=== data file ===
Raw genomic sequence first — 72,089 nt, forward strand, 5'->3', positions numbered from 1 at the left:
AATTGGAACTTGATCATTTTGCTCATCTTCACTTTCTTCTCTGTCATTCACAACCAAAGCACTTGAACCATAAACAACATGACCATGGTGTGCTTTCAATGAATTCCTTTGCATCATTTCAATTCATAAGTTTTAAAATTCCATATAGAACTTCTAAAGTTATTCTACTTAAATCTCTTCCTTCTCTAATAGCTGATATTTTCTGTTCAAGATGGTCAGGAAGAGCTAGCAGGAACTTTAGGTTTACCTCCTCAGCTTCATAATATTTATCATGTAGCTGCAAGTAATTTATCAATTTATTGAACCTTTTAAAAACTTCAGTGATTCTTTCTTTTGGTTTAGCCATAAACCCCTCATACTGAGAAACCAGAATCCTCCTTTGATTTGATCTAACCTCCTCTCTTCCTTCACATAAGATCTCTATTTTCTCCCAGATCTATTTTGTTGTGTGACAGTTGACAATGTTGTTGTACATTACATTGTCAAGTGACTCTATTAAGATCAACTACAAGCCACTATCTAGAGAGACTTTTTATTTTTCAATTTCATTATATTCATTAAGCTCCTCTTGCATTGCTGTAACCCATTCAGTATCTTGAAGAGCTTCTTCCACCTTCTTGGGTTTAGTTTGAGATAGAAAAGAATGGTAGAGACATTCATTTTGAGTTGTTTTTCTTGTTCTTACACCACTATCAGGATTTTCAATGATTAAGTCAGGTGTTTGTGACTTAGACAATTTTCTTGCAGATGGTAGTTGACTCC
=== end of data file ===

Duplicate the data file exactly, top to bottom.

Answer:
Raw genomic sequence first — 72,089 nt, forward strand, 5'->3', positions numbered from 1 at the left:
AATTGGAACTTGATCATTTTGCTCATCTTCACTTTCTTCTCTGTCATTCACAACCAAAGCACTTGAACCATAAACAACATGACCATGGTGTGCTTTCAATGAATTCCTTTGCATCATTTCAATTCATAAGTTTTAAAATTCCATATAGAACTTCTAAAGTTATTCTACTTAAATCTCTTCCTTCTCTAATAGCTGATATTTTCTGTTCAAGATGGTCAGGAAGAGCTAGCAGGAACTTTAGGTTTACCTCCTCAGCTTCATAATATTTATCATGTAGCTGCAAGTAATTTATCAATTTATTGAACCTTTTAAAAACTTCAGTGATTCTTTCTTTTGGTTTAGCCATAAACCCCTCATACTGAGAAACCAGAATCCTCCTTTGATTTGATCTAACCTCCTCTCTTCCTTCACATAAGATCTCTATTTTCTCCCAGATCTATTTTGTTGTGTGACAGTTGACAATGTTGTTGTACATTACATTGTCAAGTGACTCTATTAAGATCAACTACAAGCCACTATCTAGAGAGACTTTTTATTTTTCAATTTCATTATATTCATTAAGCTCCTCTTGCATTGCTGTAACCCATTCAGTATCTTGAAGAGCTTCTTCCACCTTCTTGGGTTTAGTTTGAGATAGAAAAGAATGGTAGAGACATTCATTTTGAGTTGTTTTTCTTGTTCTTACACCACTATCAGGATTTTCAATGATTAAGTCAGGTGTTTGTGACTTAGACAATTTTCTTGCAGATGGTAGTTGACTCC